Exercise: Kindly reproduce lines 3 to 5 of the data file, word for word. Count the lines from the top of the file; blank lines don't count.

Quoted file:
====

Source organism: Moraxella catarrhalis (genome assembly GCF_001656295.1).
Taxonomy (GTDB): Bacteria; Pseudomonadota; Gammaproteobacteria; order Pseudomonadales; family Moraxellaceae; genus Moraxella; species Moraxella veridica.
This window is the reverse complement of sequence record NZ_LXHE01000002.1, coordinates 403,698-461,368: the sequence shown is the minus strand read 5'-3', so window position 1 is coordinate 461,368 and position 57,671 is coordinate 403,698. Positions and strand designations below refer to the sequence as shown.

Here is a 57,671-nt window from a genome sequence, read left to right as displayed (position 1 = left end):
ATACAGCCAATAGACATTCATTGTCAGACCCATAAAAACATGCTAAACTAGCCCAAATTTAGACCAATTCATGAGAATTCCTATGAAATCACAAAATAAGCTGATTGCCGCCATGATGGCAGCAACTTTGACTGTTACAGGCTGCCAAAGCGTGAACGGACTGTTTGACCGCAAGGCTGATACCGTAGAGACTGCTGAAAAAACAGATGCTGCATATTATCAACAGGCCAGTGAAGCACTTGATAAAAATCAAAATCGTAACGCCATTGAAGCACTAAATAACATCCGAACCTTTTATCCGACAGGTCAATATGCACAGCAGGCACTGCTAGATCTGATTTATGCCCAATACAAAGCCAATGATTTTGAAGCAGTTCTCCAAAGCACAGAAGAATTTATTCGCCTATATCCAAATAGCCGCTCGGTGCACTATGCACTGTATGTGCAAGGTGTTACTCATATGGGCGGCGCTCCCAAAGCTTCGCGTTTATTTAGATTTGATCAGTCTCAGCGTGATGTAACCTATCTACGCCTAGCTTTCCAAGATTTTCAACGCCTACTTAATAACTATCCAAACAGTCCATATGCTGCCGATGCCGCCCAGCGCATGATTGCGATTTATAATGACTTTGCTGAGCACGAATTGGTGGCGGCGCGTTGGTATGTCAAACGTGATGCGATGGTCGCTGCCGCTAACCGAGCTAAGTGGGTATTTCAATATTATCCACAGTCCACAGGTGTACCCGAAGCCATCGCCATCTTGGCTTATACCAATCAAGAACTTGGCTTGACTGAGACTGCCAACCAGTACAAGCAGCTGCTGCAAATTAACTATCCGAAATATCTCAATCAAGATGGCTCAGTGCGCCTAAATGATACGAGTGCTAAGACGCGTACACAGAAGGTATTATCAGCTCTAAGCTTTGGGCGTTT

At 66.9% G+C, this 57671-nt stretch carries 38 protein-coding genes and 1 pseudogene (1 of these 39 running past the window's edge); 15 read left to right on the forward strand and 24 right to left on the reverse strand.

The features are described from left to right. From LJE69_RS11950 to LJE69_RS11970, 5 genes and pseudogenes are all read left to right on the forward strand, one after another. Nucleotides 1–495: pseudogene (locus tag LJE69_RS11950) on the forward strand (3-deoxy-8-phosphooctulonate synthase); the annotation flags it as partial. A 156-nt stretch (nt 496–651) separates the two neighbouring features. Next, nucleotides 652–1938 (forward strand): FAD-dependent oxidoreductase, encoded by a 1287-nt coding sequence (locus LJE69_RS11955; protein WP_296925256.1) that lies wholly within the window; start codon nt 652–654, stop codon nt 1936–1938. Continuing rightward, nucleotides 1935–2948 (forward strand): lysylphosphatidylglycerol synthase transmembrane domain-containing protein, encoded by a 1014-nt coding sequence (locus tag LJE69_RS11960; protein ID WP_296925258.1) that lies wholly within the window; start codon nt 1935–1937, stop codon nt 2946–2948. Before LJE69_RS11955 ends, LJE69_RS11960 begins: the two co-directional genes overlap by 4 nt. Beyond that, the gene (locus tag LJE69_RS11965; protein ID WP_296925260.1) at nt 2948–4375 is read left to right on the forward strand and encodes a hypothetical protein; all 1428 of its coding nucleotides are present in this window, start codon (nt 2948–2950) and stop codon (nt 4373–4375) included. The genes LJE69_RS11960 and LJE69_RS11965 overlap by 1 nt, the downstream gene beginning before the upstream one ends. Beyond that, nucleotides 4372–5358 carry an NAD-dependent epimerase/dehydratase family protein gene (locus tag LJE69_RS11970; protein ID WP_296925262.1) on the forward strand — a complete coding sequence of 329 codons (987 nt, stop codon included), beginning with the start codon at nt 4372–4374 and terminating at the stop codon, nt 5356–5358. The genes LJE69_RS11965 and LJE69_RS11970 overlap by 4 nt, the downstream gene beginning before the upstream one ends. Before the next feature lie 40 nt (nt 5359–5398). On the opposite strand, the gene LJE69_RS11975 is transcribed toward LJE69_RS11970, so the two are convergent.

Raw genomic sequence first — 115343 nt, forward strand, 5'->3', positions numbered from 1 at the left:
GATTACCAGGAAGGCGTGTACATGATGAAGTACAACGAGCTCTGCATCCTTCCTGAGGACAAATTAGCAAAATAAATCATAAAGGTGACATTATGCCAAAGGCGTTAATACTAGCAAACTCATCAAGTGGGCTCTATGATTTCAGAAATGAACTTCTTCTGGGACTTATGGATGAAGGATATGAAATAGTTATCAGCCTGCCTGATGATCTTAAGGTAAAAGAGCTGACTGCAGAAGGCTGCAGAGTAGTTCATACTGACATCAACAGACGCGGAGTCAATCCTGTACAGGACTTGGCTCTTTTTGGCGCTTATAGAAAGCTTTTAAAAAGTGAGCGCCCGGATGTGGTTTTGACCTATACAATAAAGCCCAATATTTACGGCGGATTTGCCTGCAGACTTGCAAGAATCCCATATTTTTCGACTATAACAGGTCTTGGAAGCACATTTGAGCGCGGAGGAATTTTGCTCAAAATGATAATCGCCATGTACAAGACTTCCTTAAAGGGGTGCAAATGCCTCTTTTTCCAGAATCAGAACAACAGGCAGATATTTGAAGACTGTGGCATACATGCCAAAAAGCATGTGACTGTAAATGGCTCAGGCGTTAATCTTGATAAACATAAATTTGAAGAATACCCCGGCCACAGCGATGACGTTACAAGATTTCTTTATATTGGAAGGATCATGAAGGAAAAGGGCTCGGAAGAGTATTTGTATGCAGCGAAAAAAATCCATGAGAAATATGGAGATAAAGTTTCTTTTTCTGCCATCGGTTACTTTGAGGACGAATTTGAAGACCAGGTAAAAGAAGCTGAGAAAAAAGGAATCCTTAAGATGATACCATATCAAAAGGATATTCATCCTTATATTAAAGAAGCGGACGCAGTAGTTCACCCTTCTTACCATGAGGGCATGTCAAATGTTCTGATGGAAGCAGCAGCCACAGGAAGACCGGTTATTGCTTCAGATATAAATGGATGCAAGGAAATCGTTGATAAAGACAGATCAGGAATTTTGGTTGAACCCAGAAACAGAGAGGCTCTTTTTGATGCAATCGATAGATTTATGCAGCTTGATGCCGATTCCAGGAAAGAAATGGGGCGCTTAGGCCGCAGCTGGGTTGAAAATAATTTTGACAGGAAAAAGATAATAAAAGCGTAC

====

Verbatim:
This window is the reverse complement of sequence record NZ_LXHE01000002.1, coordinates 403,698-461,368: the sequence shown is the minus strand read 5'-3', so window position 1 is coordinate 461,368 and position 57,671 is coordinate 403,698. Positions and strand designations below refer to the sequence as shown.

Here is a 57,671-nt window from a genome sequence, read left to right as displayed (position 1 = left end):
ATACAGCCAATAGACATTCATTGTCAGACCCATAAAAACATGCTAAACTAGCCCAAATTTAGACCAATTCATGAGAATTCCTATGAAATCACAAAATAAGCTGATTGCCGCCATGATGGCAGCAACTTTGACTGTTACAGGCTGCCAAAGCGTGAACGGACTGTTTGACCGCAAGGCTGATACCGTAGAGACTGCTGAAAAAACAGATGCTGCATATTATCAACAGGCCAGTGAAGCACTTGATAAAAATCAAAATCGTAACGCCATTGAAGCACTAAATAACATCCGAACCTTTTATCCGACAGGTCAATATGCACAGCAGGCACTGCTAGATCTGATTTATGCCCAATACAAAGCCAATGATTTTGAAGCAGTTCTCCAAAGCACAGAAGAATTTATTCGCCTATATCCAAATAGCCGCTCGGTGCACTATGCACTGTATGTGCAAGGTGTTACTCATATGGGCGGCGCTCCCAAAGCTTCGCGTTTATTTAGATTTGATCAGTCTCAGCGTGATGTAACCTATCTACGCCTAGCTTTCCAAGATTTTCAACGCCTACTTAATAACTATCCAAACAGTCCATATGCTGCCGATGCCGCCCAGCGCATGATTGCGATTTATAATGACTTTGCTGAGCACGAATTGGTGGCGGCGCGTTGGTATGTCAAACGTGATGCGATGGTCGCTGCCGCTAACCGAGCTAAGTGGGTATTTCAATATTATCCACAGTCCACAGGTGTACCCGAAGCCATCGCCATCTTGGCTTATACCAATCAAGAACTTGGCTTGACTGAGACTGCCAACCAGTACAAGCAGCTGCTGCAAATTAACTATCCGAAATATCTCAATCAAGATGGCTCAGTGCGCCTAAATGATACGAGTGCTAAGACGCGTACACAGAAGGTATTATCAGCTCTAAGCTTTGGGCGTTT